Dolly and I left the Dia de los Muertos procession and walked to the festival of altars in Garfield Park.  As upset as I was about leaving the procession, as soon I got to the altars, I knew it was where I needed to be.  Someone looked at my sign and said, "Look, she's carrying her altar with her."  We went into the playground so Dolly could ride on the merry-go-round.  I had an overwhelming feeling of warmth and calm.  I thought it was Dad telling me that everything was going to be OK.  Then I cried for a long time.

Dolly and I walked around the park, looking at the altars.  I felt inspired to build an altar next year for people who died by suicide.  Next year I won't go the procession, and will spend the evening in the park only.  At one altar, there were cards, pens, and envelopes for people to write messages to those they have lost.  We wrote a note to Dad and Mike, saying that we loved them and missed them, and that we hoped they were at peace and with each other.

Sunday, October 24, 2010

Building a Community Altar

On Saturday, Dolly and I spent the morning at her school to help create the Dia de los Muertos (Day of the Dead) Community Altar.  Each family got to make a doll figurine (called a "calaca") to put on the altar.  We made ours in memory of both Dad and Mike, as shown above.  Some of the others are shown below.  The altar will be ready in time for the Dia de los Muertos assembly on November 2.  

Dolly and I have gone to the Dia de los Muertos procession through the Mission many times.  I have walked in memory of friends I have lost, and to honor the losses of others.  Day of the Dead will have special meaning for me this year, after losing two close members of my family.  One of the members of my suicide survivors' support group is going to one of the large Dia de los Muertos processions in Mexico.  Maybe I'll try to go next year.

I had a complete meltdown Saturday morning before the art workshop.  I wanted to bring photos of Dad and Mike to put on the altar, and although I could find many photos of Mike, I had to tear the house apart to find a photo of Dad.  I have many digital photos, but couldn't find any physical photographs.  I felt like a horrible daughter.  I started screaming and crying, and threw everything off the shelves in my office.  Dolly said I scared her.  I finally found a photo from when Dolly was a baby.  So I wiped off my tears, climbed over piles of paper, photos, and books, and drove to the school to put this grief to better use.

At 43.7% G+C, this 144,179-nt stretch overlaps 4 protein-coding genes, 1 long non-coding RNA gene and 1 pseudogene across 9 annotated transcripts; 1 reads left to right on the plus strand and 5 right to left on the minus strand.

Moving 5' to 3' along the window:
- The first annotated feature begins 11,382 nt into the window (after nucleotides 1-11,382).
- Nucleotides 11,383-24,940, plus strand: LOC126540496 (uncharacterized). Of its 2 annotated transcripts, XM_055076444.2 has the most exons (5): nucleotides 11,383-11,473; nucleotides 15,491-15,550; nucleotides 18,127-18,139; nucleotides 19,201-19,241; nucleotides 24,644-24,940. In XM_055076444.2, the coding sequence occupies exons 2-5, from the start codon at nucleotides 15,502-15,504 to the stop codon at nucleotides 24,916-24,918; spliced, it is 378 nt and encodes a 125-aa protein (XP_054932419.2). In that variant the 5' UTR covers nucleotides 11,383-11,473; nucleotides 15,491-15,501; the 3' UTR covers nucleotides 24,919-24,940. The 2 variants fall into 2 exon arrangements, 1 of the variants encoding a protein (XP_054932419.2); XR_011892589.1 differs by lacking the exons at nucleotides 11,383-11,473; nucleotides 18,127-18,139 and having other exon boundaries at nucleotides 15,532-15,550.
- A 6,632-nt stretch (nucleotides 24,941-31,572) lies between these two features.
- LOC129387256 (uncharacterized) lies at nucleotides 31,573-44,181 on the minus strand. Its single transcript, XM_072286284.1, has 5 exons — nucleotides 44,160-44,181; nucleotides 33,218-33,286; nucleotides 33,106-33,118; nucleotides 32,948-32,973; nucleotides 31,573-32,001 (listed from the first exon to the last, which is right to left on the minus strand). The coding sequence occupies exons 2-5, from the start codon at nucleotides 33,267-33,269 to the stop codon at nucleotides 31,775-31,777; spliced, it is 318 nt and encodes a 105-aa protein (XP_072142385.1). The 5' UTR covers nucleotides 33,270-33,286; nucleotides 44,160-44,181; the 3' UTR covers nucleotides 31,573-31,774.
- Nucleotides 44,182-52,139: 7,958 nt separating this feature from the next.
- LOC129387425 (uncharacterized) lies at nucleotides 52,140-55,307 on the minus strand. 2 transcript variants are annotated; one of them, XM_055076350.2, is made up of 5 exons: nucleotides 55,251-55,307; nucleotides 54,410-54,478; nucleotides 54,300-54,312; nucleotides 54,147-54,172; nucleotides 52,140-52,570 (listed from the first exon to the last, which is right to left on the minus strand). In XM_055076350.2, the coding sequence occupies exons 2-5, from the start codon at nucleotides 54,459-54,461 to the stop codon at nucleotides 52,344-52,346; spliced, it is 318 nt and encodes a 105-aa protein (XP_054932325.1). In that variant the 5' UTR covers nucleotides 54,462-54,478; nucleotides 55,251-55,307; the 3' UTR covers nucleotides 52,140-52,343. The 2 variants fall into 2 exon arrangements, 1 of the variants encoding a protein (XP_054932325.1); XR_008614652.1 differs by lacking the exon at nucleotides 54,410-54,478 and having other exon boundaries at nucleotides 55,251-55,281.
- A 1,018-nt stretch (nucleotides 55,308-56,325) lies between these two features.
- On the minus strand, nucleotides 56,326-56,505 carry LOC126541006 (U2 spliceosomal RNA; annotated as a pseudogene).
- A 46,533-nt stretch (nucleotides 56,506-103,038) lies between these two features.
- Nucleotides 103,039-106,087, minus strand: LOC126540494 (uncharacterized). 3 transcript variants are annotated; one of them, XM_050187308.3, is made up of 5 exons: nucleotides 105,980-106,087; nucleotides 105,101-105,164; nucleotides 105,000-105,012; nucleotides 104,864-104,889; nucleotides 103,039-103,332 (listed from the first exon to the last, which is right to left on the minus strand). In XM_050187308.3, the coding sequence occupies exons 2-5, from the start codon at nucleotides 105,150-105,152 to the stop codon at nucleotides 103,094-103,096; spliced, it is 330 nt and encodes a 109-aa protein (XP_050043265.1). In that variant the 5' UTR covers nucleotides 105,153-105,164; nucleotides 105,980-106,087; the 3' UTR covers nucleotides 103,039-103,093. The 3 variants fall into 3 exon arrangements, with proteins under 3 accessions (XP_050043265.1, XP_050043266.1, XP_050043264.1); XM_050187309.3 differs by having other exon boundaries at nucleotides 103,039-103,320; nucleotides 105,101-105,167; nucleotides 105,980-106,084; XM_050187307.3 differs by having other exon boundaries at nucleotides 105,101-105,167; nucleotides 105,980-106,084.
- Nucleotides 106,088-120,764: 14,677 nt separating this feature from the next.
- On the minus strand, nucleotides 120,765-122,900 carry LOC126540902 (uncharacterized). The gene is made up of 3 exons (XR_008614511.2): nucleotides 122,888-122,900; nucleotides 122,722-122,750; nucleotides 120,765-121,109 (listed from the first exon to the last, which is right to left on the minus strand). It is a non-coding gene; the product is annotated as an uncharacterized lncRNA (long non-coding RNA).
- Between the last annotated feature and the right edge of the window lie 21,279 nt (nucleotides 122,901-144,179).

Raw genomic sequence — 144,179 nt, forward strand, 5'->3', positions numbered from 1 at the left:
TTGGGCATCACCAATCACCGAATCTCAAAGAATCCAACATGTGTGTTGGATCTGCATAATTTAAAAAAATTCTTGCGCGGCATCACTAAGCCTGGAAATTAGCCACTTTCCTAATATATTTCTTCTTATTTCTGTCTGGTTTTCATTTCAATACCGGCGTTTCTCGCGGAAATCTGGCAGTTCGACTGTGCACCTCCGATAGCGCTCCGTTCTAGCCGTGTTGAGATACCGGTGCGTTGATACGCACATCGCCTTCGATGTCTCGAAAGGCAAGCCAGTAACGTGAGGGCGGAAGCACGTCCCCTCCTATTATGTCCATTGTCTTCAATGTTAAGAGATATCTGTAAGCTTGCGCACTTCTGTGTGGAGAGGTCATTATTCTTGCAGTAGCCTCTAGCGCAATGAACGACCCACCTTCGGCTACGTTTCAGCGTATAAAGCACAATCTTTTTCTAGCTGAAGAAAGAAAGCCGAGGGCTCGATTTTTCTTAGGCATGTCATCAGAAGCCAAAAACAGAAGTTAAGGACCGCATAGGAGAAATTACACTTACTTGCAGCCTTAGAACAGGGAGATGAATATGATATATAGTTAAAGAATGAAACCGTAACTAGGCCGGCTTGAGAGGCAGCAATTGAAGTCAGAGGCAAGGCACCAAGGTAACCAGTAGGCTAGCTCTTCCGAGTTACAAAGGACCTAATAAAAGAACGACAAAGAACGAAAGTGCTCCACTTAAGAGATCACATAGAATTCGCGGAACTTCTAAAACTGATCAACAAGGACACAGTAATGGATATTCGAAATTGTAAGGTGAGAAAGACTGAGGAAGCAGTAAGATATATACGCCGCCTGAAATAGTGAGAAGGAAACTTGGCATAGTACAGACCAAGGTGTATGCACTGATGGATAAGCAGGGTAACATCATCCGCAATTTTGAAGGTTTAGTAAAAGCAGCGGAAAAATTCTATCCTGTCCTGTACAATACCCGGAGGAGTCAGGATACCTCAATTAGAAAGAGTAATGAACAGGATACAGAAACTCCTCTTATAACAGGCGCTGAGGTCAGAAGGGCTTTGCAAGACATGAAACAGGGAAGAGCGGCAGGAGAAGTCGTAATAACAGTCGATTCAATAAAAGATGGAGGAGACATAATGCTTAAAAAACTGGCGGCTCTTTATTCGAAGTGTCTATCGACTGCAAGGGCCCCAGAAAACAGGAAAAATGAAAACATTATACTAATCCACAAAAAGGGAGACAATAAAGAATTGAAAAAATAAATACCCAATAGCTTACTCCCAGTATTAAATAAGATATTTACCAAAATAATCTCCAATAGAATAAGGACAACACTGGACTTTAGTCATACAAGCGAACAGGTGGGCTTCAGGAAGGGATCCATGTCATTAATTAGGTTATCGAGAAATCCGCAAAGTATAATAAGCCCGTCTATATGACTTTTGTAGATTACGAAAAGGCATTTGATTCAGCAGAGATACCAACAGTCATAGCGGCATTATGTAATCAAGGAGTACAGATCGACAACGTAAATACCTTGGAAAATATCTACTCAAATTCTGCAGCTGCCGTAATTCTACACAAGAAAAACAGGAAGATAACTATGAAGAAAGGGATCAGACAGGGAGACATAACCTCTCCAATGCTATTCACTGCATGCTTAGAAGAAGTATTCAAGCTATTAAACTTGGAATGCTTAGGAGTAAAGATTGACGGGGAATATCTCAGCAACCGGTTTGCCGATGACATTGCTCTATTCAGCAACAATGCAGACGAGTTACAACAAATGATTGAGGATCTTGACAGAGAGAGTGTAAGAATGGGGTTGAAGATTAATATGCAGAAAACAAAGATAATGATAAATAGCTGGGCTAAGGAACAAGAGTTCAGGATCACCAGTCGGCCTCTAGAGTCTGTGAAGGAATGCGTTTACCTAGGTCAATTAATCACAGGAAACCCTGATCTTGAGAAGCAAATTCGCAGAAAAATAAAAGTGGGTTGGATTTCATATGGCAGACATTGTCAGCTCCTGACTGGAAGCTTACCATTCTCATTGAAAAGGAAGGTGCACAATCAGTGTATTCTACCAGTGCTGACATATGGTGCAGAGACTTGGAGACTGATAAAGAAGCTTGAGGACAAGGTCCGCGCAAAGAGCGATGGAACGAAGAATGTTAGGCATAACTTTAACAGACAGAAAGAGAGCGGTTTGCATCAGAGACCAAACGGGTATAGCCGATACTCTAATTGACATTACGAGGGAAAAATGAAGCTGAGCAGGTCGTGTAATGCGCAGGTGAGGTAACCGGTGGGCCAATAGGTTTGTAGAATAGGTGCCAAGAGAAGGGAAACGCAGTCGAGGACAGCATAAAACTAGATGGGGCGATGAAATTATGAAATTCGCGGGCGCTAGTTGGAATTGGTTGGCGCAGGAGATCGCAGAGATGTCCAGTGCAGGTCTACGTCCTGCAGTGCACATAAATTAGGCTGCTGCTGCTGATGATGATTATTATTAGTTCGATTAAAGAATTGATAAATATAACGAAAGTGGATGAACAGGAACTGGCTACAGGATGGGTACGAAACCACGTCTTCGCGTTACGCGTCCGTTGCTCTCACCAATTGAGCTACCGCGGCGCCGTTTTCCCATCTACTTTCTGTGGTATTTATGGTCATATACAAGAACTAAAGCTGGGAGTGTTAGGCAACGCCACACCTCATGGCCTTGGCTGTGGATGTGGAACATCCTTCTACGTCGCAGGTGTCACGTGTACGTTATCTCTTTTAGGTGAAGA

Sunday, October 3, 2010


It's late Sunday night.  The weekend is over.  I had all kinds of plans for today--Patti Smith concert in Golden Gate Park, meeting on Church St., bike ride--but instead I stayed in pajamas watching movies, and now, after accomplishing absolutely nothing, it's time for bed.  The great thing about sleep is that tomorrow is a new day.  No matter how supremely lazy I was today, it can all change tomorrow. Tomorrow restarts the clock.  I can wake with a new attitude and motivation. Tomorrow I will work.  Tomorrow I will exercise.  Tomorrow I will eat well.  Tomorrow I will show up.

When Mike pulled the trigger, did he think he was getting a do-over? Does it all start over--a new day, a new life?  When I was recovering from meningitis, one of my home care nurses told me that "they say" people who die by suicide are doomed to repeat their same misery in their next life, because there is something they haven't learned yet.  How exactly "they" know that, I am not sure.  Did "they" take a poll to find out what people who committed suicide were doing in their next lives?  If you're going to just make some shit up, why decide it's going to be another lifetime of misery?  And why assume a survivor of suicide wants to hear your theory?  Can't you just say "at least he is no longer suffering" like everyone else?

A do-over would be nice.  Like rebooting a computer.  Did he think he would enjoy the nothingness?  Did he think he would continue to exist in any form, on any level?  Disconnected from misery.  Do it over.

Sunday, September 26, 2010


This morning I joined 700 other San Francisco survivors of suicide in the Out of the Darkness Community Walk to benefit the American Foundation for Suicide Prevention.  Together we raised over $90,000 for suicide prevention research and education, and helped raise awareness about mental illness.

It was foggy and cold as we gathered around Lake Merced.  As we walked, the fog burned off, allowing the sun to shine through.  Someone asked me if I had participated in last year's Walk.  No, I said, I didn't have a reason to walk last year.

At one of the tables near the registration booth they were giving away Mardi Gras beads.  Each color symbolized a different type of loss:  orange for loss of a sibling, gold for loss of a parent, white for loss of a child, red for loss of a spouse or partner, purple for loss of a friend, green for someone who themselves struggles with suicidal thoughts, blue for someone who supports the cause.  Every time I went to the table, I cried.  I wore orange and blue beads on the walk, and they now hang on the rearview mirror of my car.